Adoption Isn't Just for Children: Joining a Family Is a Great Option for the Lonely and Elderly

Recently a family of three moved in with Jeanine Wais-Sullivan, 70, when they lost their house in Richmond, Calif. Widowed two years ago after 35 years of marriage, Wais says the new living arrangement has helped her feel less alone and it allows her to help a struggling family who has become her own.  Wais spoke with New America Media writer, Carolyn Ji Jong Goossen.

San Francisco -- My husband passed away two years ago -- we were married 35 years. It was after he stopped smoking and drinking that he had a heart attack. Before he died, he was in the hospital for a month and a half suffering from diabetes, congestive heart failure, and low blood pressure.

Soon after his death, I found an opportunity to gain a new family by helping one: Lidia Gomez Ramirez, her husband, Pedro Ramirez, and their son, Johnny, moved in with me in December 2007.

I offered the family my home after they lost their own. They were going to stay with me until they got back on their feet, but they haven't left.

Lidia, 46, is from Guatemala, her husband is from El Salvador, and Johnny, 13, was born here. They live on the second floor of my house. I live on the first floor. They don't pay rent -- just the utilities.

When I tell people about my housing arrangement, they are either jealous or they think that I am crazy.

But what's the point of living in an empty place? Once you know a person's character, it's not crazy to let them into your house. And it's nice to have someone upstairs.

Not many people can do what I'm doing--not many people have that much space.

When they first moved in with all their stuff, I thought "what have I gotten into?" But I'm happy now. Lidia is like my adopted daughter and Johnny is my adopted grandson. I like to cook, but I don't like cooking for one person. Now I have a family to cook for.

I let them come because they didn't have any place to go. I would have felt selfish if I hadn't proposed that they come live with me. I knew her, so it wasn't like I was housing strangers. I also felt bad for the little boy--all the time they lived in Richmond he was still going to school in San Francisco and commuted everyday on BART.

I first met Lydia when I hired her to take care of an older gentleman, a friend of mine, who lived on Gough Street near the Marina. He had Alzheimer's and needed help. I met her through his neighbor. He told me about his friend Lidia.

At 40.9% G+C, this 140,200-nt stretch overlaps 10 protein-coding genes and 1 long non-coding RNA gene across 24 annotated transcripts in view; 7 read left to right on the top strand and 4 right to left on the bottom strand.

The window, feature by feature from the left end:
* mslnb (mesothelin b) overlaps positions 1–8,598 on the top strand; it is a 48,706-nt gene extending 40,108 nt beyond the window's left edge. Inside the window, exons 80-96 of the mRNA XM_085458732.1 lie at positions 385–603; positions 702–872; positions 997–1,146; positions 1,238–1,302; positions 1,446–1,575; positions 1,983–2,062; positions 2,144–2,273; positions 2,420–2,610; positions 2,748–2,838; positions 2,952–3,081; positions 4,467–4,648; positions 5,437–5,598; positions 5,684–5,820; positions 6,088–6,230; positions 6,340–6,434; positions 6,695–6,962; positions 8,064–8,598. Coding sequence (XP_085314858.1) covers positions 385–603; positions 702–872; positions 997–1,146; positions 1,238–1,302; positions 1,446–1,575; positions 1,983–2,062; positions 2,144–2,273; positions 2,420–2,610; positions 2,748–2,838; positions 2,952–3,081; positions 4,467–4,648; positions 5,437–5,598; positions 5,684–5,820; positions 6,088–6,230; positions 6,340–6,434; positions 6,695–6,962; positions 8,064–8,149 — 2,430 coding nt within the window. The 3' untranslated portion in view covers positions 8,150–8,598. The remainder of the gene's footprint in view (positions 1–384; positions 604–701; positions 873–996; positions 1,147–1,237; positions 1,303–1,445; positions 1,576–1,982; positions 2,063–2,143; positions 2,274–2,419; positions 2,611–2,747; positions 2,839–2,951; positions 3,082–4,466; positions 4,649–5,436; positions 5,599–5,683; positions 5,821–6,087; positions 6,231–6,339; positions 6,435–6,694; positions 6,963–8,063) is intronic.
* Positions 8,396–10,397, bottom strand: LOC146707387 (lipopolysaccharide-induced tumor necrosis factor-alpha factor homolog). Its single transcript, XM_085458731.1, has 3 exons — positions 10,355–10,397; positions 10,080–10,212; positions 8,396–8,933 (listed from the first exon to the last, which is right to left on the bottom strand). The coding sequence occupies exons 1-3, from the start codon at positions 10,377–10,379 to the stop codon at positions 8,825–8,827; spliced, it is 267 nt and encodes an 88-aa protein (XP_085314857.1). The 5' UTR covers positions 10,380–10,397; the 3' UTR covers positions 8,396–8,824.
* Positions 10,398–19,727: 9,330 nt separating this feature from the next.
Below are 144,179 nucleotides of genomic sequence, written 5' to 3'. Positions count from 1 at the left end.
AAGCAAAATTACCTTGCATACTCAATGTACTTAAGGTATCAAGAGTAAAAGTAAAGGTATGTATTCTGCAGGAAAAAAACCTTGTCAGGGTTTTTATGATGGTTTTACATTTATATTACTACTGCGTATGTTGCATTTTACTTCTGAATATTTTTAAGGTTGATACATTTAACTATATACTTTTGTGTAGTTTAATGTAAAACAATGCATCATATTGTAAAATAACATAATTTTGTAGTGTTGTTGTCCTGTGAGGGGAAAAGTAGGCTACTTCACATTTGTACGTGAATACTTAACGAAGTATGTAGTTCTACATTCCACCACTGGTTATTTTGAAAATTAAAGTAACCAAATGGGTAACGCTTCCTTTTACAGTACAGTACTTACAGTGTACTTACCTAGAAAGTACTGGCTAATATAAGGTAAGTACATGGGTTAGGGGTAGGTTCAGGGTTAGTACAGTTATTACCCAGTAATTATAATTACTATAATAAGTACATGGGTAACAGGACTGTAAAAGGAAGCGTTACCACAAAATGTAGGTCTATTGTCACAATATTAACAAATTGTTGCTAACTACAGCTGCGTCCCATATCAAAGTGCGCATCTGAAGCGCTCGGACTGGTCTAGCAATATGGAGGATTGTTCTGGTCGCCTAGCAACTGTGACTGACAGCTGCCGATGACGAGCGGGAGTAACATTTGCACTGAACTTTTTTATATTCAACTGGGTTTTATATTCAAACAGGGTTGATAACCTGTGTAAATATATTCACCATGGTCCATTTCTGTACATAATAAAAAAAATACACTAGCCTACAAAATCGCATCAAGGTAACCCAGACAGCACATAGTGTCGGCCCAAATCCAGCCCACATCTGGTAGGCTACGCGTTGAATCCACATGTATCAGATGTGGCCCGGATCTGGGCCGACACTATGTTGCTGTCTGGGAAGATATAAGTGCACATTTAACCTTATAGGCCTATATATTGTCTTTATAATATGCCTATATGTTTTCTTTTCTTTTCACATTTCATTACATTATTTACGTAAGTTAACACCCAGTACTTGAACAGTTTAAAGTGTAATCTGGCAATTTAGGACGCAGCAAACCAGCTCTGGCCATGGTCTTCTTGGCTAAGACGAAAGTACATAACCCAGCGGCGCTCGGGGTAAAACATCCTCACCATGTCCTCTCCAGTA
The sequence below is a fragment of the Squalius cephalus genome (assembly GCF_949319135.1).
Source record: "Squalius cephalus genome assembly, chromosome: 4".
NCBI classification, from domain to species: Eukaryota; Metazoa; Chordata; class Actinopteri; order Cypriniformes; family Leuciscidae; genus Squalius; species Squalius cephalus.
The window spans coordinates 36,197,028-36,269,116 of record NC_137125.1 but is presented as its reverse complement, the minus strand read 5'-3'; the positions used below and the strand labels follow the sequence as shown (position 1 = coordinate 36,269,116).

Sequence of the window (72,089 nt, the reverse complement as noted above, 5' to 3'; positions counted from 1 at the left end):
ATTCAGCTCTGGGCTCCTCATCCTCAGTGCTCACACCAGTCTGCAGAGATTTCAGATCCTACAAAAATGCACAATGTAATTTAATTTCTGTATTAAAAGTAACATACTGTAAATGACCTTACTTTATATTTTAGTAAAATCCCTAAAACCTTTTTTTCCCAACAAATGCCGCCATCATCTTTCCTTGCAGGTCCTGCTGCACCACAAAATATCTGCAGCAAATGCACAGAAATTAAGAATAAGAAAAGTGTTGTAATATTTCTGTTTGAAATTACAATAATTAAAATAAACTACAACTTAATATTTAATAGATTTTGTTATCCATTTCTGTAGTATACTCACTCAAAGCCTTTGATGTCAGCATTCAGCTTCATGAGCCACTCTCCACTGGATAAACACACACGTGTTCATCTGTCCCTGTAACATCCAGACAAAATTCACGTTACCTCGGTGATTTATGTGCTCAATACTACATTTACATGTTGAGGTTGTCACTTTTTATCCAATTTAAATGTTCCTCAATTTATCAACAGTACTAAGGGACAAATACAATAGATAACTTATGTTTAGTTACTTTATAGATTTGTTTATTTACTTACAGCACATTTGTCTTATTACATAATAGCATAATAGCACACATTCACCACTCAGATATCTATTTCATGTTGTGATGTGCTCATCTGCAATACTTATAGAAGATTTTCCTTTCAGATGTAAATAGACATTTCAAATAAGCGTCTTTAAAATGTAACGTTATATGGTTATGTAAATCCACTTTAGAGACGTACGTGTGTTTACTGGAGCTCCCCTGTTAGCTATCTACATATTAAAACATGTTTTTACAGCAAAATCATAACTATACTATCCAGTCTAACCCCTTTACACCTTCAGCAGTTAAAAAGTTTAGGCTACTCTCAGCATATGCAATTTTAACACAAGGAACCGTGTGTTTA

"I know a person that I can vouch for. She's neat, she can cook, and she gets along well with elderly people," he told me.

Since I was in charge of my friend's finances I would write the checks for her. That's how I met Lidia. My friend was very happy with her.

Then she and her husband bought a house in Richmond in 2004 for $500,000. But now the house is underwater and only worth $100,000. They didn't put a down payment on the house and got into financial trouble: Lidia got sick and Pedro lost his job. He was working in real estate, but nothing is going on in real estate now. He is getting his certificate for life insurance. She still has many health problems.

I always have been ready for an adventure. I was a teacher for 34 years in the Oakland Unified School District. I loved the kids and their different temperaments. It's very unpredictable when you are teaching. You make a plan, but you have to be very flexible. That's why I loved it--new adventures and flexibility.

Sometimes I feel like I'm 100 years old, the following day I feel like I'm 20. If you don't do anything you feel older, so you have to keep active. I'm not into TV but I'm into the Internet where you learn about Egyptian history and Greek history.

Travel also makes me feel young. I took Johnny to Disneyland for seven days when he was 12, and we walked through the amusement park everyday. I need to keep moving. If I have an activity to do, then I get up. Or else I will stay in bed or smoke.

I learn new things everyday. I try to believe in the present, not in the past. I like to move on.

I arrived in the U.S. from France when I was 13. When I immigrated here I was disappointed because I thought I would see cowboys and Indians. But the first thing I saw was my aunt crying. She said I was so skinny.

All my family is back in France. I'm so used to being here that it would be hard for me to move back to France. And I'm not alone here because I have been blessed with a new family. It's a very busy life.


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